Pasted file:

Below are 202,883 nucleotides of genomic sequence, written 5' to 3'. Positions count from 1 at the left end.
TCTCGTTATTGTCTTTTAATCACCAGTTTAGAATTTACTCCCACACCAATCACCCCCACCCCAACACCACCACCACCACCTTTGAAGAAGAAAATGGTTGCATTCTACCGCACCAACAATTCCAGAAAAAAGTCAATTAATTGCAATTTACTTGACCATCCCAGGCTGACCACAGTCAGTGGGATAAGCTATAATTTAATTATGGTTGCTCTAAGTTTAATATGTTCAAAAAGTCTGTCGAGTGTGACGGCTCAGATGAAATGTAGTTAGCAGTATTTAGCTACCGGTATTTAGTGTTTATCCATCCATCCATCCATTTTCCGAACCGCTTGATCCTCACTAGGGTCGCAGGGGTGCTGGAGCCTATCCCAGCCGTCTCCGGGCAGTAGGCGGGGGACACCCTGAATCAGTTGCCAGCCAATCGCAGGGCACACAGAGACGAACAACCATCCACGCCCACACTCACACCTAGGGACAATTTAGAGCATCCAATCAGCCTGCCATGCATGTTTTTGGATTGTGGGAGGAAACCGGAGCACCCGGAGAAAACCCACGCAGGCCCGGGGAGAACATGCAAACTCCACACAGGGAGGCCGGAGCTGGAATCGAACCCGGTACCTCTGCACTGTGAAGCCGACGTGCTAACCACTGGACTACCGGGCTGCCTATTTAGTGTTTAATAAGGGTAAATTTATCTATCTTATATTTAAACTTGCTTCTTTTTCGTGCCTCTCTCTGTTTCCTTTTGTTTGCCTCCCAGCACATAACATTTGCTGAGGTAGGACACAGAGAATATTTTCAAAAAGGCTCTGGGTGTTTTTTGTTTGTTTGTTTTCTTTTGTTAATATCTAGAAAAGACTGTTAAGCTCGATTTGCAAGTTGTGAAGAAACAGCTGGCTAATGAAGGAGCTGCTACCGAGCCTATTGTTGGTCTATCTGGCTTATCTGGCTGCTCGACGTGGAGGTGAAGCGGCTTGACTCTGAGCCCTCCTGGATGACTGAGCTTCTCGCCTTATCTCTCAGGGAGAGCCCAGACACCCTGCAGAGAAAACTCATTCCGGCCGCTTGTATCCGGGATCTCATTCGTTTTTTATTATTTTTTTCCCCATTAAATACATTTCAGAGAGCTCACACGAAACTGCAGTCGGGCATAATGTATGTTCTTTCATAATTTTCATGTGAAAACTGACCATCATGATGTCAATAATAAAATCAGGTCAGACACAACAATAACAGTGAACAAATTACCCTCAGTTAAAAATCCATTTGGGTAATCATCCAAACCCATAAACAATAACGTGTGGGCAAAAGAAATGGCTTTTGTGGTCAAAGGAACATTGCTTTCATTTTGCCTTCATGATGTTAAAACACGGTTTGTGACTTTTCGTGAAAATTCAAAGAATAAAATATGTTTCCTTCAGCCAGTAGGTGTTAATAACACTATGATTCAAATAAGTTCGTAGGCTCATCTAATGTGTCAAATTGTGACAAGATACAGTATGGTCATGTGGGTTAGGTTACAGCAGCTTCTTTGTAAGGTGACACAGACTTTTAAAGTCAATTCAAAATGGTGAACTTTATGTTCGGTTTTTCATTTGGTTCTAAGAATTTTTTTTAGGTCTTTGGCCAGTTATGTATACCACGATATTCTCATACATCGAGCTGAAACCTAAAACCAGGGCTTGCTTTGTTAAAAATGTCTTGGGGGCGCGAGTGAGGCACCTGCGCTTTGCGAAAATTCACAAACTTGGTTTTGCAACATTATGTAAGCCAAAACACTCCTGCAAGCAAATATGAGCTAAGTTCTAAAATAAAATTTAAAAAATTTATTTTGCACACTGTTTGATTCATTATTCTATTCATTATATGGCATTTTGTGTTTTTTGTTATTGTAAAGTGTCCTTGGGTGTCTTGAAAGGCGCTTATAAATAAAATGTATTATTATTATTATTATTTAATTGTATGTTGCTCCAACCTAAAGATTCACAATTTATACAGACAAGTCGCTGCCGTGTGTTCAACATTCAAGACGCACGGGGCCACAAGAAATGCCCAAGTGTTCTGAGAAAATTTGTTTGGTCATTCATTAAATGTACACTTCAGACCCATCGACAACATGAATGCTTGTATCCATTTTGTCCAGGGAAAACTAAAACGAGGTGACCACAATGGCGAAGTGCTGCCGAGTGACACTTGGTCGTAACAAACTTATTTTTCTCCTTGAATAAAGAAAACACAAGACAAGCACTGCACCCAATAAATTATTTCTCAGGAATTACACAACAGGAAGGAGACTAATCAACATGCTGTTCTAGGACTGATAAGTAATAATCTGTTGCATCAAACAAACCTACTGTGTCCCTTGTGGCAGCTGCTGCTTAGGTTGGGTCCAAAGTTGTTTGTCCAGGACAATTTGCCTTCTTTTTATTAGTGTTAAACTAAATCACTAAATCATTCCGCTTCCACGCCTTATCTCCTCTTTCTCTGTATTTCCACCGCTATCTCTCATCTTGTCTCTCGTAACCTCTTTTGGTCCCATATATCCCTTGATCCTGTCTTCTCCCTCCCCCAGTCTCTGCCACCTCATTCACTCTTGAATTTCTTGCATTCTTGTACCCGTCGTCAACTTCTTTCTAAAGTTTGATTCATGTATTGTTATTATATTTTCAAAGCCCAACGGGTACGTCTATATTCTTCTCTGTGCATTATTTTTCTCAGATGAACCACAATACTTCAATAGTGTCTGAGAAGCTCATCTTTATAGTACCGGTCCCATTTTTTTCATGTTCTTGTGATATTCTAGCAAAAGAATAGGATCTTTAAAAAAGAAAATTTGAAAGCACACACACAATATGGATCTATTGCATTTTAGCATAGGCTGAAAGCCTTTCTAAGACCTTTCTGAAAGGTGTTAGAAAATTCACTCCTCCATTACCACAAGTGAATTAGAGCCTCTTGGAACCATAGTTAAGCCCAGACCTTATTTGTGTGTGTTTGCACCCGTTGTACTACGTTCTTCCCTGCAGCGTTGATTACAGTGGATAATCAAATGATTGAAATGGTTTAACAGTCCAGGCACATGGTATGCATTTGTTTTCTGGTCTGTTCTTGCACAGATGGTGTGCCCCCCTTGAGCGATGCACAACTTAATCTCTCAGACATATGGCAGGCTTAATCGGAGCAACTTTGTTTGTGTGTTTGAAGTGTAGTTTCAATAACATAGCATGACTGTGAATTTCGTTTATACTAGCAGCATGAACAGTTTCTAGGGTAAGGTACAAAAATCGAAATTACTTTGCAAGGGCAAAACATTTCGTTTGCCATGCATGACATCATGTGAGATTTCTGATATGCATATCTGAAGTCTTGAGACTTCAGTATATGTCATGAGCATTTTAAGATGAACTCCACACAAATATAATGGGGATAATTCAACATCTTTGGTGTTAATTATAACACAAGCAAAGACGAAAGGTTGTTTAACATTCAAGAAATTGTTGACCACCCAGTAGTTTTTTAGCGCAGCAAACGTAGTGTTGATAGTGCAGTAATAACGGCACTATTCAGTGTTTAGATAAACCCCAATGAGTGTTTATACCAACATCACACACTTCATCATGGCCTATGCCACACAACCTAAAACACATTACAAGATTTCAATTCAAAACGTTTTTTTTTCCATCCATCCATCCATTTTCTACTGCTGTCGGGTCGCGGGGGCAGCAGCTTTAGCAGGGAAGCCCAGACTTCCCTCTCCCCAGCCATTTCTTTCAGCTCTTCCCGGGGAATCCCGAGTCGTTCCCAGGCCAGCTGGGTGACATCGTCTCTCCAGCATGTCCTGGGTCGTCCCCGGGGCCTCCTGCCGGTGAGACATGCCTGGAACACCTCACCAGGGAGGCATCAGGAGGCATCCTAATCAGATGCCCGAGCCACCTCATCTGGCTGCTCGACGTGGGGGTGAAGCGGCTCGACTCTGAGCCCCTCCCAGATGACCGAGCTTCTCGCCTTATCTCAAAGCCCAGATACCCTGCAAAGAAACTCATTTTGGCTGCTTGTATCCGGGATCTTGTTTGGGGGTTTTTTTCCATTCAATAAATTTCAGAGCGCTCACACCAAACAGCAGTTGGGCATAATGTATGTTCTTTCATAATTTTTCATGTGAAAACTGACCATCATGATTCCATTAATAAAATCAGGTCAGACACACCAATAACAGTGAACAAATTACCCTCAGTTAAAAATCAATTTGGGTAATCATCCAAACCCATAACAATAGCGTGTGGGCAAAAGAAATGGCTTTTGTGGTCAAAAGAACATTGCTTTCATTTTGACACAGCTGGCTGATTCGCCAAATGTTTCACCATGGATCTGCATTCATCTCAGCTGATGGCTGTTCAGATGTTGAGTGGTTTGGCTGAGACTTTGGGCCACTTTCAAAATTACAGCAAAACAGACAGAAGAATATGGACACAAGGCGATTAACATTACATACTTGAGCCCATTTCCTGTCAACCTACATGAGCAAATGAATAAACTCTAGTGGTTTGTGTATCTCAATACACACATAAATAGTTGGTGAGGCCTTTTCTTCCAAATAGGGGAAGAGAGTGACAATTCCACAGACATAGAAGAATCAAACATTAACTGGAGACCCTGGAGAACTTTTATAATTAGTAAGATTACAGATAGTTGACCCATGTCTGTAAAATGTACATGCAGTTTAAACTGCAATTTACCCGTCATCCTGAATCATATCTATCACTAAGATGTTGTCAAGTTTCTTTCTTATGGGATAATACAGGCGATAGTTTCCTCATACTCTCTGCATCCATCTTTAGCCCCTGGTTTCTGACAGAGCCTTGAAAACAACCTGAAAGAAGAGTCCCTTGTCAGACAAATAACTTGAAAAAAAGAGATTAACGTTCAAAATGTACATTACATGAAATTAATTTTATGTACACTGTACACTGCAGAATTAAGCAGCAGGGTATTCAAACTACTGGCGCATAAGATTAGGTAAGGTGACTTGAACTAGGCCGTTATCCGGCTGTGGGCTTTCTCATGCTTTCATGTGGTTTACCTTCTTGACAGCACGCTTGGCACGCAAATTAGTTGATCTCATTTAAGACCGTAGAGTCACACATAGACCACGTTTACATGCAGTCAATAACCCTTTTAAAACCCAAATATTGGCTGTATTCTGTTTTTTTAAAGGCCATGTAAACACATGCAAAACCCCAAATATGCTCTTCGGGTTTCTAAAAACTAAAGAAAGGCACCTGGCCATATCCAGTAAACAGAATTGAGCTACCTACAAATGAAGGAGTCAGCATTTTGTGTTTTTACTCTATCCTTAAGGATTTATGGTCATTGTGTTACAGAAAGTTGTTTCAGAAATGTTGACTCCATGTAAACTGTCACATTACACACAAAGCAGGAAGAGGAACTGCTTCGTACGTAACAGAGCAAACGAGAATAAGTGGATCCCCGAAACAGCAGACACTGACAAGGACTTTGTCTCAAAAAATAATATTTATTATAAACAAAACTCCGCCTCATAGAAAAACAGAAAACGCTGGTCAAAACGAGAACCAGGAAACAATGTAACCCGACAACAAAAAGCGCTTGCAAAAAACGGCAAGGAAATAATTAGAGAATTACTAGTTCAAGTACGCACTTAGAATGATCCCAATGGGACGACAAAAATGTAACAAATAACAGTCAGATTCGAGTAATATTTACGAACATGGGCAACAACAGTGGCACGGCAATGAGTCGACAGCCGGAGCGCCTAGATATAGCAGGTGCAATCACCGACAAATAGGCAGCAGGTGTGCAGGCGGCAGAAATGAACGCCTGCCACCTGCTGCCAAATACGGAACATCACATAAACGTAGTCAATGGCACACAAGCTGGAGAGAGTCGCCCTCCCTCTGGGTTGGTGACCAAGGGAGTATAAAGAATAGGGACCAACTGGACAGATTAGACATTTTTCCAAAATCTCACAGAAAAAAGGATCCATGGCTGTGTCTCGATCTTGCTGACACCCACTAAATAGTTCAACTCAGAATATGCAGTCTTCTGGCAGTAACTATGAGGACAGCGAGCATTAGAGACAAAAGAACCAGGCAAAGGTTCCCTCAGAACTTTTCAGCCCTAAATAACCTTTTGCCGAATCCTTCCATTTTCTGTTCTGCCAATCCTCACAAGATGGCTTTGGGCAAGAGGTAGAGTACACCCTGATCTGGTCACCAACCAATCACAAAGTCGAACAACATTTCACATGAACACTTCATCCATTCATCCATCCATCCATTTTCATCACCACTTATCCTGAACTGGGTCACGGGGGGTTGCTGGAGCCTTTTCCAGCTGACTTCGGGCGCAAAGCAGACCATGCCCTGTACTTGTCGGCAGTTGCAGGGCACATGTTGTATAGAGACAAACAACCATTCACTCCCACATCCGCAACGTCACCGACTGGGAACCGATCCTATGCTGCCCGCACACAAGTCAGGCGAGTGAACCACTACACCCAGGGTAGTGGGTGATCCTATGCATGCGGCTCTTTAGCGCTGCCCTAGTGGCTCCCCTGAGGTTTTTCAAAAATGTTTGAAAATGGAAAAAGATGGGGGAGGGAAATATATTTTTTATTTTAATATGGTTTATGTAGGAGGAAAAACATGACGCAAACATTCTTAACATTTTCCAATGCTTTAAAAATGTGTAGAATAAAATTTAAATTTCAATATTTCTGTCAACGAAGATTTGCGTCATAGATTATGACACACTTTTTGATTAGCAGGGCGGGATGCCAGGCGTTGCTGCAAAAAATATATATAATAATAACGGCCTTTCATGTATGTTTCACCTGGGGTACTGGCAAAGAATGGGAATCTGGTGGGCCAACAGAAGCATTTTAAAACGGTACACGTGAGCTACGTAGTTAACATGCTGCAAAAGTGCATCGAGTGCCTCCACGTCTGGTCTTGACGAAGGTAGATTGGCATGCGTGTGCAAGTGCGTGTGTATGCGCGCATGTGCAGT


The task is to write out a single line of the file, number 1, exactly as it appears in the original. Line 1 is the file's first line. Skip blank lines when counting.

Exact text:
Below are 202,883 nucleotides of genomic sequence, written 5' to 3'. Positions count from 1 at the left end.